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67 Installation, Maintenance, and Tracking One of the main objectives of the Recommended Practice is to encourage highway agencies to allow contractors to bid on a wider range of alternative pipe products and systems. With- out an associated appropriate and adequate post-installation inspection protocol, the risk of premature failure of pipe systems will increase. In this context, post-installation inspec- tion is not an optional extra for the Recommended Practice and must be seen as an essential component of implementa- tion. All the pipe system evaluation components within the Recommended Practice are based on the assumption that the pipe system was installed in compliance with agency specifications. Phase 5 of the Recommended Practice describes recom- mended steps and actions related to overall quality control, inspection, and tracking. Recommended actions for the five main steps in this phase are described in the following subsections. 13.1 Material and Construction Quality Assurance 13.1.1 Material Quality Assurance The standard of practice includes checks of all construction materials for conformance with the relevant AASHTO and state agency standards. Qualification of manufacturer and manufac- turing facility should be performed, together with review of certificates. Inspection of deliveries, which may include inspec- tion of identification markings, date of manufacture, shipping papers, diameter, net length, evidence of poor workmanship, damage during shipping or handling, and measurement of surface cracks, should also be performed. 13.1.2 Construction Quality Assurance Federally funded roadway construction projects are sup- posed to be performed in accordance with AASHTO stan- dards, in particular the AASHTO LRFD Bridge Construction Specifications. Inspection of the pipe system materials and workmanship during construction allows corrections to be made in assembly and backfill practices before construction is complete, and is of particular importance for deeply buried and high traffic instal- lations. The timing and frequency of such inspections should depend on the significance of the structure and depth of fill. In general, inspections should be conducted when materials arrive at the job site, during pipe installation, during backfilling, and before construction of final finishes. Inspections during construction may include examination of the following: â¢ Foundation material â¢ Trench geometry and dimensions â¢ Groundwater conditions â¢ Bedding material â¢ Line and grade â¢ Assembly techniques â¢ Structure backfill and compaction methods â¢ Joint assembly and materials â¢ Pipe deflection (during construction) â¢ Damage to pipe coatings 13.2 Post-Installation Inspection and Approval Different pipe materials may require different post- installation inspection and approval procedures due to the inherent differences in the modes of material behavior. Pipe materials are recommended to be inspected in accordance with the appropriate chapter of the AASHTO LRFD Bridge Con- struction Specifications: â¢ Metal PipeâChapter 26 â¢ Concrete PipeâChapter 27 â¢ Thermoplastic PipeâChapter 30 C H A P T E R 1 3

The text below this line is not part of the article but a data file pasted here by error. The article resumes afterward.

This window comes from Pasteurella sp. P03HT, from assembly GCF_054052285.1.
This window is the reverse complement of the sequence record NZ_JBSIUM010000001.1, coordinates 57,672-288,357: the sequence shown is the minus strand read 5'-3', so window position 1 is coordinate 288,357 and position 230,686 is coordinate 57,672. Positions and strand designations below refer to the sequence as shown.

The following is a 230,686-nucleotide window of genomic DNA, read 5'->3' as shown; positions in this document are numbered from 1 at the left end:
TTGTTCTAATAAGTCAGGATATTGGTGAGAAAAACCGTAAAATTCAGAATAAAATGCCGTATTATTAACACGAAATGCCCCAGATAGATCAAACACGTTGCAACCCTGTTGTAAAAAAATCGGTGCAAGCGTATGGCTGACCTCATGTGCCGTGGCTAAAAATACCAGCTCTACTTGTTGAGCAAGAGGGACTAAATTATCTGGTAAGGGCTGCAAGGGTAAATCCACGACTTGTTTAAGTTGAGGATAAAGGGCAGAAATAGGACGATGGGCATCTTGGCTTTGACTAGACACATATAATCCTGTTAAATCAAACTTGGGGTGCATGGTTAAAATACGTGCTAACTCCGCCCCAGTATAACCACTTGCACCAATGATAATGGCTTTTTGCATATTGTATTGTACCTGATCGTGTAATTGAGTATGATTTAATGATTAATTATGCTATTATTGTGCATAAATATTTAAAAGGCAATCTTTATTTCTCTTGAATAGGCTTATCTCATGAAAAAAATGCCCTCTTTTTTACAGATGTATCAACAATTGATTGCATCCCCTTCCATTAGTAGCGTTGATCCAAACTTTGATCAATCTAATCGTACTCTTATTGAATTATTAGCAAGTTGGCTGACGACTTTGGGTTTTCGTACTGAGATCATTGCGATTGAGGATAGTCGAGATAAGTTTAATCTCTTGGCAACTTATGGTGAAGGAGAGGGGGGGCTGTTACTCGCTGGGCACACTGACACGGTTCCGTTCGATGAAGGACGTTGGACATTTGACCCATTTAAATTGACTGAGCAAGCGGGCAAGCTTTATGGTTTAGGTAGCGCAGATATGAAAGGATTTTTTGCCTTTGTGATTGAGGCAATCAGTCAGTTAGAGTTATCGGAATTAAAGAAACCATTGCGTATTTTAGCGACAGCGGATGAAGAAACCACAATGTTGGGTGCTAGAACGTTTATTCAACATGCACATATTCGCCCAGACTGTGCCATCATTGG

68 13.3 Long Term Inspection and Maintenance Inspection of drainage pipe systems should be performed in accordance with the FHWA Culvert Inspection Manual (1986). NCHRP Project 14-26, Culvert and Storm Drain System Inspection Manual, is revising this guidance and is expected to be complete in fall 2015. 13.3.1 Tracking of Actual Performance Collection of performance data will assist designers, researchers, and policy makers to refine durability evalu- ation models and pipe selection criteria. Collection of this data should be performed using the guidance from the Asset Management Data Collection Guide (AASHTO 2006). At a minimum the following information on each culvert should be recorded during each major inspection: â¢ Environmental parameters of surface water flow in the system â¢ Condition assessment â¢ Deflection (for flexible pipe) or joint (for rigid pipe) inspection 13.4 Performance Feedback State agencies are encouraged to consider tracking and evalu- ation of findings from implementation of the Recommended Practice and other aspects of highway drainage design, con- struction, and maintenance to allow for continual improve- ment and refinement of agency policies. Additionally, sharing performance feedback through national surveys, AASHTO and TRB committees, and other mechanisms helps advance the state of knowledge and practice.